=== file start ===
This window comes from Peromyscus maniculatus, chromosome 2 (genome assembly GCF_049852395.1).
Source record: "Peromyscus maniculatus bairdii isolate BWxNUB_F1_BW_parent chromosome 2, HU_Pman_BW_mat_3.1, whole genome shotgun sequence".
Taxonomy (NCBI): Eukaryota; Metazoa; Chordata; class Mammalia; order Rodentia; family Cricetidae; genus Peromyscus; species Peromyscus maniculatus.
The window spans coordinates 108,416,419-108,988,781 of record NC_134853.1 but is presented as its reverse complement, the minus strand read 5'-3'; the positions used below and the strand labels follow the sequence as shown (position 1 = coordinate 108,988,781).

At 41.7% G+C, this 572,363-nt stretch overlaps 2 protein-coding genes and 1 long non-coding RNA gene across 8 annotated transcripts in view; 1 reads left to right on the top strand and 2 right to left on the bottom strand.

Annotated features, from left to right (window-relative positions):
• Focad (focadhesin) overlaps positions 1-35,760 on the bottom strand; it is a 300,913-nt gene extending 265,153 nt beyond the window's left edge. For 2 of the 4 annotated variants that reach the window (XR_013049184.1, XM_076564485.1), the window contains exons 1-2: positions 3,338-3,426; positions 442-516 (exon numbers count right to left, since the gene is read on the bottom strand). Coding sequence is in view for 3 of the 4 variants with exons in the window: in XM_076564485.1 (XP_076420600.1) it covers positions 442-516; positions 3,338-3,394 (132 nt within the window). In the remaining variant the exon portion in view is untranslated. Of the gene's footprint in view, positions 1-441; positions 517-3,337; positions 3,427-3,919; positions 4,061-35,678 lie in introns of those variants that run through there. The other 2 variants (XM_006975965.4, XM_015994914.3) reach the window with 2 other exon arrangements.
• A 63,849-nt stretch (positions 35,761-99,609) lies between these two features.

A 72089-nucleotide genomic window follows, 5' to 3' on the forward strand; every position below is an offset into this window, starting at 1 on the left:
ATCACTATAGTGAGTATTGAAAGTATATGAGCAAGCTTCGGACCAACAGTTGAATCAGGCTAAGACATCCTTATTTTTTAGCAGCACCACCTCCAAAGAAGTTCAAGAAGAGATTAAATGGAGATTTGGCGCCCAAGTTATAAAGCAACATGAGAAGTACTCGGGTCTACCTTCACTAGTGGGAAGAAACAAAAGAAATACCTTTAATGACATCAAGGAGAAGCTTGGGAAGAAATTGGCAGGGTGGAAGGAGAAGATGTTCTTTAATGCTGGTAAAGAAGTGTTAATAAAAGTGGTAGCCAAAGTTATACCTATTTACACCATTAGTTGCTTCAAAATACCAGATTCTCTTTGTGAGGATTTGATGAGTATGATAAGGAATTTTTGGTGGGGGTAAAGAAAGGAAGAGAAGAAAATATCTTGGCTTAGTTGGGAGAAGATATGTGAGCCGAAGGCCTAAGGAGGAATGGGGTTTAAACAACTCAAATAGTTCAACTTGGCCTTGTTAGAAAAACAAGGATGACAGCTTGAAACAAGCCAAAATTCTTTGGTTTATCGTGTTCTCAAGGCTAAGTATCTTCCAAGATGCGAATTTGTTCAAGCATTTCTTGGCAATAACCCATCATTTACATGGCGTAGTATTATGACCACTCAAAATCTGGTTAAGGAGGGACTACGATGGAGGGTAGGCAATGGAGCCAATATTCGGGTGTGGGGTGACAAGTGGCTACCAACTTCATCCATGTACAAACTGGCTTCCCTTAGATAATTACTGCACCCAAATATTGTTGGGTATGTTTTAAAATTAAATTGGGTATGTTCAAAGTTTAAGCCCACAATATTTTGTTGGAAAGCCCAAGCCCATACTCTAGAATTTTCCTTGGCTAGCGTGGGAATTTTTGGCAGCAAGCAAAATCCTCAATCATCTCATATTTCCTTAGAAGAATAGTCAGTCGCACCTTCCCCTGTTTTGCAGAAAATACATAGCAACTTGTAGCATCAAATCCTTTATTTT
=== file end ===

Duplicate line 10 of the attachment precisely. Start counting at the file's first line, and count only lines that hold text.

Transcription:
ATCACTATAGTGAGTATTGAAAGTATATGAGCAAGCTTCGGACCAACAGTTGAATCAGGCTAAGACATCCTTATTTTTTAGCAGCACCACCTCCAAAGAAGTTCAAGAAGAGATTAAATGGAGATTTGGCGCCCAAGTTATAAAGCAACATGAGAAGTACTCGGGTCTACCTTCACTAGTGGGAAGAAACAAAAGAAATACCTTTAATGACATCAAGGAGAAGCTTGGGAAGAAATTGGCAGGGTGGAAGGAGAAGATGTTCTTTAATGCTGGTAAAGAAGTGTTAATAAAAGTGGTAGCCAAAGTTATACCTATTTACACCATTAGTTGCTTCAAAATACCAGATTCTCTTTGTGAGGATTTGATGAGTATGATAAGGAATTTTTGGTGGGGGTAAAGAAAGGAAGAGAAGAAAATATCTTGGCTTAGTTGGGAGAAGATATGTGAGCCGAAGGCCTAAGGAGGAATGGGGTTTAAACAACTCAAATAGTTCAACTTGGCCTTGTTAGAAAAACAAGGATGACAGCTTGAAACAAGCCAAAATTCTTTGGTTTATCGTGTTCTCAAGGCTAAGTATCTTCCAAGATGCGAATTTGTTCAAGCATTTCTTGGCAATAACCCATCATTTACATGGCGTAGTATTATGACCACTCAAAATCTGGTTAAGGAGGGACTACGATGGAGGGTAGGCAATGGAGCCAATATTCGGGTGTGGGGTGACAAGTGGCTACCAACTTCATCCATGTACAAACTGGCTTCCCTTAGATAATTACTGCACCCAAATATTGTTGGGTATGTTTTAAAATTAAATTGGGTATGTTCAAAGTTTAAGCCCACAATATTTTGTTGGAAAGCCCAAGCCCATACTCTAGAATTTTCCTTGGCTAGCGTGGGAATTTTTGGCAGCAAGCAAAATCCTCAATCATCTCATATTTCCTTAGAAGAATAGTCAGTCGCACCTTCCCCTGTTTTGCAGAAAATACATAGCAACTTGTAGCATCAAATCCTTTATTTT